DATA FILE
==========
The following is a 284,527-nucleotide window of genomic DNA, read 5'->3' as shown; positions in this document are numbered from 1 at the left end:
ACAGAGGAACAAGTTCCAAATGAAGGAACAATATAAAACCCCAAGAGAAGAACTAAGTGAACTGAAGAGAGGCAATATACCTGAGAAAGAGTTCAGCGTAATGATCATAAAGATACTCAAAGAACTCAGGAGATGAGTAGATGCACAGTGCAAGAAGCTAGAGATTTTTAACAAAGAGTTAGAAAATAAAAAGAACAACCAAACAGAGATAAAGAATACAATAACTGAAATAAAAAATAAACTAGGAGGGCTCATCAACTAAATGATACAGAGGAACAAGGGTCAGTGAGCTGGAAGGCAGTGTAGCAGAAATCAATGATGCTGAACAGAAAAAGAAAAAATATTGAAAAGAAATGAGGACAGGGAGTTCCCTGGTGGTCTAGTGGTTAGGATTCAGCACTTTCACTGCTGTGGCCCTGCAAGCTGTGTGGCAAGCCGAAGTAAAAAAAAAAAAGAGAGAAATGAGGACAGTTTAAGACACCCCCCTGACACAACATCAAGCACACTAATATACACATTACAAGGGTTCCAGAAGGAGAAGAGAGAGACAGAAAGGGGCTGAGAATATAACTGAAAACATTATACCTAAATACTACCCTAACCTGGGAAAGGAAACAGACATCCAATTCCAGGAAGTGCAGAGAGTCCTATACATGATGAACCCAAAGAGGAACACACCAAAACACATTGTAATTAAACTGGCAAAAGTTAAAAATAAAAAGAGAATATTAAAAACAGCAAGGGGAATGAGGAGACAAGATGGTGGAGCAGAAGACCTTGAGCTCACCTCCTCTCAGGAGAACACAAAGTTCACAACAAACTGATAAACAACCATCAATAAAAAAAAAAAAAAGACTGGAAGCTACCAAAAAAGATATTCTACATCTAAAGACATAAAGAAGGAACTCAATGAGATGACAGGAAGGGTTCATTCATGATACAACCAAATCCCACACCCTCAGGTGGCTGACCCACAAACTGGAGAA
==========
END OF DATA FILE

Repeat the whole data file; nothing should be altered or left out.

The following is a 284,527-nucleotide window of genomic DNA, read 5'->3' as shown; positions in this document are numbered from 1 at the left end:
ACAGAGGAACAAGTTCCAAATGAAGGAACAATATAAAACCCCAAGAGAAGAACTAAGTGAACTGAAGAGAGGCAATATACCTGAGAAAGAGTTCAGCGTAATGATCATAAAGATACTCAAAGAACTCAGGAGATGAGTAGATGCACAGTGCAAGAAGCTAGAGATTTTTAACAAAGAGTTAGAAAATAAAAAGAACAACCAAACAGAGATAAAGAATACAATAACTGAAATAAAAAATAAACTAGGAGGGCTCATCAACTAAATGATACAGAGGAACAAGGGTCAGTGAGCTGGAAGGCAGTGTAGCAGAAATCAATGATGCTGAACAGAAAAAGAAAAAATATTGAAAAGAAATGAGGACAGGGAGTTCCCTGGTGGTCTAGTGGTTAGGATTCAGCACTTTCACTGCTGTGGCCCTGCAAGCTGTGTGGCAAGCCGAAGTAAAAAAAAAAAAGAGAGAAATGAGGACAGTTTAAGACACCCCCCTGACACAACATCAAGCACACTAATATACACATTACAAGGGTTCCAGAAGGAGAAGAGAGAGACAGAAAGGGGCTGAGAATATAACTGAAAACATTATACCTAAATACTACCCTAACCTGGGAAAGGAAACAGACATCCAATTCCAGGAAGTGCAGAGAGTCCTATACATGATGAACCCAAAGAGGAACACACCAAAACACATTGTAATTAAACTGGCAAAAGTTAAAAATAAAAAGAGAATATTAAAAACAGCAAGGGGAATGAGGAGACAAGATGGTGGAGCAGAAGACCTTGAGCTCACCTCCTCTCAGGAGAACACAAAGTTCACAACAAACTGATAAACAACCATCAATAAAAAAAAAAAAAAGACTGGAAGCTACCAAAAAAGATATTCTACATCTAAAGACATAAAGAAGGAACTCAATGAGATGACAGGAAGGGTTCATTCATGATACAACCAAATCCCACACCCTCAGGTGGCTGACCCACAAACTGGAGAA